The fishy business of overfishing
Dubai; Did you know well over half of the U.A.E’s fish catch is of species fished beyond sustainable levels including the ever-popular hammour? By overfishing, we mean catching more fish than what the oceans can sustain, therefore depleting the fish population. If you love your seafood, and want to continue eating it for years to come, then FooDiva urges you to read on.
Luckily the Emirates Wildlife Society in association with the WWF runs the ‘Choose Wisely’ consumer campaign to drive much-needed awareness of this alarming issue, but we need to spread the word further. By choosing to buy sustainable fish only, we can lower the demand for threatened species.
Choose Wisely has categorised the U.A.E’s fish species into three groups;
- Red for heavily overfished stock (60% of fish species)
- Orange for species exploited within sustainable levels
- Green for stock not experiencing heavy fishing pressure
So what fish should you be looking for? Those with very colourful names; the pink ear emperor (shaari eshkeli), orange-spotted trevally (jesh um al hala), sordid sweetlips (yanam), yellow bar angelfish (anfooz), black-streaked monocle bream (ebzimi), two-bar seabream (faskar), ehrenbergs snapper (naiser), yellow fin seabream (shaam) and blackspotted rubberlip (hilali). You can download the wallet size consumer guide here – perfect for supermarket shopping.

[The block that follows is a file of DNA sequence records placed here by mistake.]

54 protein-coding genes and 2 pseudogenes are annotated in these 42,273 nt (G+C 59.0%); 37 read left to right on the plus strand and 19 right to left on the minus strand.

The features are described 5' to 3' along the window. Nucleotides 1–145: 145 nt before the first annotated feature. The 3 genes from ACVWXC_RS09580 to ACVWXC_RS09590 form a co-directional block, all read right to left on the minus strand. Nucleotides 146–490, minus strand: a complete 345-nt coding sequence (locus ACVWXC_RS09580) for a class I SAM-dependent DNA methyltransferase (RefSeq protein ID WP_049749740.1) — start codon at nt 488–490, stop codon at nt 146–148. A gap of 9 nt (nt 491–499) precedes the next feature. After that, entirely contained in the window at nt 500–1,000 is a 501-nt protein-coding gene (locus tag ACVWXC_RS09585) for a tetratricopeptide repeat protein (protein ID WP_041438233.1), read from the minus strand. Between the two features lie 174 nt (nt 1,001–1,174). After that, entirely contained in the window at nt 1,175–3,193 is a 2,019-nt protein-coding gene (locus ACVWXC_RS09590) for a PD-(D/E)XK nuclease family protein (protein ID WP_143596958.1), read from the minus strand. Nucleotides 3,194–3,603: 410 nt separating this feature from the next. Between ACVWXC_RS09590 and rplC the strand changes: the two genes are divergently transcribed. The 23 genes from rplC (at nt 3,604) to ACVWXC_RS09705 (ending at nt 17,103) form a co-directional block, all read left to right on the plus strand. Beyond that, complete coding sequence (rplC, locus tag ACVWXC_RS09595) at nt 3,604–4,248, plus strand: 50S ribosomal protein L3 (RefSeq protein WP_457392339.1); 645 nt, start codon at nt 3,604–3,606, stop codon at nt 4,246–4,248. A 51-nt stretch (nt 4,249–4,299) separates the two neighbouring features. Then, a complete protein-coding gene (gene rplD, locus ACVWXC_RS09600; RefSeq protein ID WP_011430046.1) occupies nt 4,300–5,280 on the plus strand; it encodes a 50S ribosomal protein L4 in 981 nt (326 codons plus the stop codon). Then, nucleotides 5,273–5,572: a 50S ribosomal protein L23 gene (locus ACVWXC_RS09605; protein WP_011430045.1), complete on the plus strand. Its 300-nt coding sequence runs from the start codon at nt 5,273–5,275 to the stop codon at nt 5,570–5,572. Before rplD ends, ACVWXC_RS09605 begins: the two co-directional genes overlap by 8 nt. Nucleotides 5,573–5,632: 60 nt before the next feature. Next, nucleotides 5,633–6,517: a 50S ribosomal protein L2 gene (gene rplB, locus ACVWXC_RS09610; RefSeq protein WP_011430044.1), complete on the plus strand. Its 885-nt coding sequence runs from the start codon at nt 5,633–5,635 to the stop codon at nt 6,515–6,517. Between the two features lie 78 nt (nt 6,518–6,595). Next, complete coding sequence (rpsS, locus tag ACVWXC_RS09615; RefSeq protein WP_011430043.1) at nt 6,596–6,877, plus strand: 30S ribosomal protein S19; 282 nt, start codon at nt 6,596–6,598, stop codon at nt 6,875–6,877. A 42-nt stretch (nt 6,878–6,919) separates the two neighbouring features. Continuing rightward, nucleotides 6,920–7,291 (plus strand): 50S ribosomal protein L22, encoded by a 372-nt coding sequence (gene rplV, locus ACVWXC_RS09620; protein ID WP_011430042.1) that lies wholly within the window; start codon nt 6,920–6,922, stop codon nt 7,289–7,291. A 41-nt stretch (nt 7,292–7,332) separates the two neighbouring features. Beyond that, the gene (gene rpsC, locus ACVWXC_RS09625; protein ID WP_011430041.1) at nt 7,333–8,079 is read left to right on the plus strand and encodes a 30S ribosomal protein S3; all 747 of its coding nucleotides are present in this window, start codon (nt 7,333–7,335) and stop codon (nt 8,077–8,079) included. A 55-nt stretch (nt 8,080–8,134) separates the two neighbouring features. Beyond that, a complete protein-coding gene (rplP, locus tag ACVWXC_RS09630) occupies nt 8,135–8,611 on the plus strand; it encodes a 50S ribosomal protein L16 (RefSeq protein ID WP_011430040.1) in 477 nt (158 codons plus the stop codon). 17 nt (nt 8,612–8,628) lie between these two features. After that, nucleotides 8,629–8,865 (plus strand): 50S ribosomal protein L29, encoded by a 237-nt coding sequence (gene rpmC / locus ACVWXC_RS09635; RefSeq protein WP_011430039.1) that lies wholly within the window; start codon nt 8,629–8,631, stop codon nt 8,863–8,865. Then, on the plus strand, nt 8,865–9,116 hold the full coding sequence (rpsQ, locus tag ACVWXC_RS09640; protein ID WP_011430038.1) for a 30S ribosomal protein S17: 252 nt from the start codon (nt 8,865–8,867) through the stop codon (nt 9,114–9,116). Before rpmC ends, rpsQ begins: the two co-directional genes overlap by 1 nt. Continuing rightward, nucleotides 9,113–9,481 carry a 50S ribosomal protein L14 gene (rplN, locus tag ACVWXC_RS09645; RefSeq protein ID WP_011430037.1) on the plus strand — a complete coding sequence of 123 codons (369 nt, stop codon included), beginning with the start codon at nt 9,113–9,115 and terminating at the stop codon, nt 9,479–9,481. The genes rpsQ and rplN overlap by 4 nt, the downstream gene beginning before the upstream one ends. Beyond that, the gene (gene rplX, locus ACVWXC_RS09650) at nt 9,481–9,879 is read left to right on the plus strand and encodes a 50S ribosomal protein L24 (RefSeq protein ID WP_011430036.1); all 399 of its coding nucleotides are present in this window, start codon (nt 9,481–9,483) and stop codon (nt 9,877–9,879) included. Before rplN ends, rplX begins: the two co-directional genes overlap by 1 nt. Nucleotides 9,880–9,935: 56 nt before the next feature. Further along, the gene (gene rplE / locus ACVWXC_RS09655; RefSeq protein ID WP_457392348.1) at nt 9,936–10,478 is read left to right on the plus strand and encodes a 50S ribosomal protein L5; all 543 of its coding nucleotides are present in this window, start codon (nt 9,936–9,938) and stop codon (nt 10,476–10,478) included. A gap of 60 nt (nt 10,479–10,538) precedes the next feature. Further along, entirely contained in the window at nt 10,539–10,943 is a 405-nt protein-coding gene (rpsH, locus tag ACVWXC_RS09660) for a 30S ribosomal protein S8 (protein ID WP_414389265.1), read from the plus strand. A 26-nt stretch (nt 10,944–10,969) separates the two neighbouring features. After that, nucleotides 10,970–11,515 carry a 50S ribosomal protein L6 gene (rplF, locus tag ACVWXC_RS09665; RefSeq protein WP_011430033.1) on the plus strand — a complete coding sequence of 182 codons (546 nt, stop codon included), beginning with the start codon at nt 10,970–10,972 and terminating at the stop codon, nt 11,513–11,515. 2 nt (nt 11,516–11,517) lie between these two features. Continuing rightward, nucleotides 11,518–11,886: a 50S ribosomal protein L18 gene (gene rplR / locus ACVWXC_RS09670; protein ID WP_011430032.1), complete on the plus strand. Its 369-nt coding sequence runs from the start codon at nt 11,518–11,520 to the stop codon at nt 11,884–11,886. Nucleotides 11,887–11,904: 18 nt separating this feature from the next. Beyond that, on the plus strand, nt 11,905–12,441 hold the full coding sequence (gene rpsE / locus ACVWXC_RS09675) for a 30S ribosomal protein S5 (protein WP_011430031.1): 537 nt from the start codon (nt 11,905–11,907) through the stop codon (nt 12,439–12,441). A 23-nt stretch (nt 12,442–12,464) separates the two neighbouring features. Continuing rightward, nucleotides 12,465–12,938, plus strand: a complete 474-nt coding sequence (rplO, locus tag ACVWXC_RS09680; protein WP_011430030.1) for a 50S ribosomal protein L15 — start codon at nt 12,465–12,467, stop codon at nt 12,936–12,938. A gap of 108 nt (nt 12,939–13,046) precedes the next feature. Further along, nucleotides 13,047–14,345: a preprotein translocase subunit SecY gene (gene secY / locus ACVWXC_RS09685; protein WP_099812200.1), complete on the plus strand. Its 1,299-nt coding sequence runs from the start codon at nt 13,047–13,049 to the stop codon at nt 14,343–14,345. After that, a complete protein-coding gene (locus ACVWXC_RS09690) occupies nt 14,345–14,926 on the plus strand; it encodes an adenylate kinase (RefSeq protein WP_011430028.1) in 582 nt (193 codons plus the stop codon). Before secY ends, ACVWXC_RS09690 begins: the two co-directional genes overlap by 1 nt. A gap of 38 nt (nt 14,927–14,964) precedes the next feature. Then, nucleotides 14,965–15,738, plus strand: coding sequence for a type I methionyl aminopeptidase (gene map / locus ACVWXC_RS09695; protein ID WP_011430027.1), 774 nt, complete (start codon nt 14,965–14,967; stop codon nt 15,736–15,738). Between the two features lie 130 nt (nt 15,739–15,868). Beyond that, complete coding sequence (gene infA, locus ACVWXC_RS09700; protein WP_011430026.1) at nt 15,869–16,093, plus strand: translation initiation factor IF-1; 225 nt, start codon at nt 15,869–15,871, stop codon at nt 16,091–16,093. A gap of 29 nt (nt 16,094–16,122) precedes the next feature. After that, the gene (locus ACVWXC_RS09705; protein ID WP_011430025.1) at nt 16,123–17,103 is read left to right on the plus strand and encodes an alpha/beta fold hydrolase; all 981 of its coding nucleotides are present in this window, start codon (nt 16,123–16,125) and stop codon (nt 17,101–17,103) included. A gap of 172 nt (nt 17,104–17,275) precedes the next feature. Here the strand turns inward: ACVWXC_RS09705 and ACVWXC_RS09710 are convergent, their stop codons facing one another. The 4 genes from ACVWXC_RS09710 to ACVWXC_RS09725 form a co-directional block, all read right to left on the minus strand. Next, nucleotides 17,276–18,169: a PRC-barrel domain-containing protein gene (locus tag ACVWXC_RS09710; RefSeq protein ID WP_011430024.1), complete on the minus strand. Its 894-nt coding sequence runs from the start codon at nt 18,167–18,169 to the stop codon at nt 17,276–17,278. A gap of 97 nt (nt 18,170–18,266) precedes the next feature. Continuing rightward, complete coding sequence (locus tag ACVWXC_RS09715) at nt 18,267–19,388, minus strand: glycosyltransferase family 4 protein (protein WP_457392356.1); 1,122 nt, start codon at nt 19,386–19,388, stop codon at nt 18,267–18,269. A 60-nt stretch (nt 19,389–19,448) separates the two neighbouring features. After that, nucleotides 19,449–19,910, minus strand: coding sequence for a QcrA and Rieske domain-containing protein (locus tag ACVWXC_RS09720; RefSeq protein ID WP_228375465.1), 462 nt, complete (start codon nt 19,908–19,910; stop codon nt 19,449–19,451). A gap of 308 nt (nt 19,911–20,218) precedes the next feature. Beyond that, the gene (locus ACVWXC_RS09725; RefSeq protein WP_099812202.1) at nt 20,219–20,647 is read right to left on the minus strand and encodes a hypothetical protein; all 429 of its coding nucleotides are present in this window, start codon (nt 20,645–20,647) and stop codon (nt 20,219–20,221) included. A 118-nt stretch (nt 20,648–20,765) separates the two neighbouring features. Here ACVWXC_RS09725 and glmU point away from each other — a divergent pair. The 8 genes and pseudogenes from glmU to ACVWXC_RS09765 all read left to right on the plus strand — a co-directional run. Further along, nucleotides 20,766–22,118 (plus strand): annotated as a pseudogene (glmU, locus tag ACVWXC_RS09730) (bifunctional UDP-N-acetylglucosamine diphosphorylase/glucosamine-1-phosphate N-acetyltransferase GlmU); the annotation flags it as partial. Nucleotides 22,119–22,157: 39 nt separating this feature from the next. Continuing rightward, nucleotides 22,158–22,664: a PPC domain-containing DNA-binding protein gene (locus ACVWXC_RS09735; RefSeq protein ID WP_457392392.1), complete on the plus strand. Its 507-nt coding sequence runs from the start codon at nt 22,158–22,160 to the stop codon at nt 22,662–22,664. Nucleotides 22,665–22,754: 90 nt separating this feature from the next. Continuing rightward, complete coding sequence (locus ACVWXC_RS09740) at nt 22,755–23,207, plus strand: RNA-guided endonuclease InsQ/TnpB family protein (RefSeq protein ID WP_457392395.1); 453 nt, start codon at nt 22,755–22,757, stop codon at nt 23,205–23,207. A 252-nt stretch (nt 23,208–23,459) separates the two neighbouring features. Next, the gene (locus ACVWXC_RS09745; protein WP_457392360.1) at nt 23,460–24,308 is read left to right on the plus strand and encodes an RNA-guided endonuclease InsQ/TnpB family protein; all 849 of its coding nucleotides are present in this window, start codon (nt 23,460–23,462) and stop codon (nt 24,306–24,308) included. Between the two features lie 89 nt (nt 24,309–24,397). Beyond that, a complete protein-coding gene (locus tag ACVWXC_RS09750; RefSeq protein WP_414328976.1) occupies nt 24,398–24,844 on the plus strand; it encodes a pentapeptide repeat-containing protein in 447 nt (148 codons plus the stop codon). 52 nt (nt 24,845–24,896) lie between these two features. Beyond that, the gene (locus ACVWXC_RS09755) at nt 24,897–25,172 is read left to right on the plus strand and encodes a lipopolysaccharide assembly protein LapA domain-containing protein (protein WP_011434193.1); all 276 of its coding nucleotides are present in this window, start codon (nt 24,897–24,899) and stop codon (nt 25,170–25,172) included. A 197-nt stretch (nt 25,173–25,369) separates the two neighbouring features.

Note, in most cases the fish are identified with their Arabic names.
Having trawled most of Dubai’s supermarkets, Carrefour, Choitrams and Lulu have the largest shoal of these fishies, as do each emirates’ fish markets. As for restaurants, many tend to import their fish but Hilton Dubai Creek’s Glasshouse and the Grand Hyatt have championed the local sustainability drive in Dubai, with even more hotels in Abu Dhabi embracing the initiative; the Sheratons, Meridiens, Fairmont, Radisson, Grand Millennium and Aloft. Anantara’s Desert Islands Resort is also a proud supporter. And Fujairah residents, Le Meridien Al Aqah is your best bet. We need more hotels and restaurants to review their fish menus.
Scott Price, Executive Chef of Hilton Dubai Creek is so passionate about fish sustainability, he went as far as to remove hammour from the entire hotel menus over a year ago. “My motto is if we don’t use it, guests can’t have it, and hopefully will choose something else. There are lots of other fish available and we use them on the weekly lunch menu in Glasshouse. 75 Dhs for two courses, and 95 Dhs for three.”
Choose Wisely also has its very own cookbook with recipes from U.A.E residents featuring sustainable fish. You can download the recipes here.
So next time you’re at the fishmmonger’s counter, or perusing a menu, do ask for one of the nine sustainable fishes – they are just as tasty, if not more. Feel free to share this post with your family, friends and restaurateurs – we need to spread the word.
Do you make a concerted effort to buy the less overfished species? Where do you buy your fish? Any other hotels/ restaurants serving sustainable fish?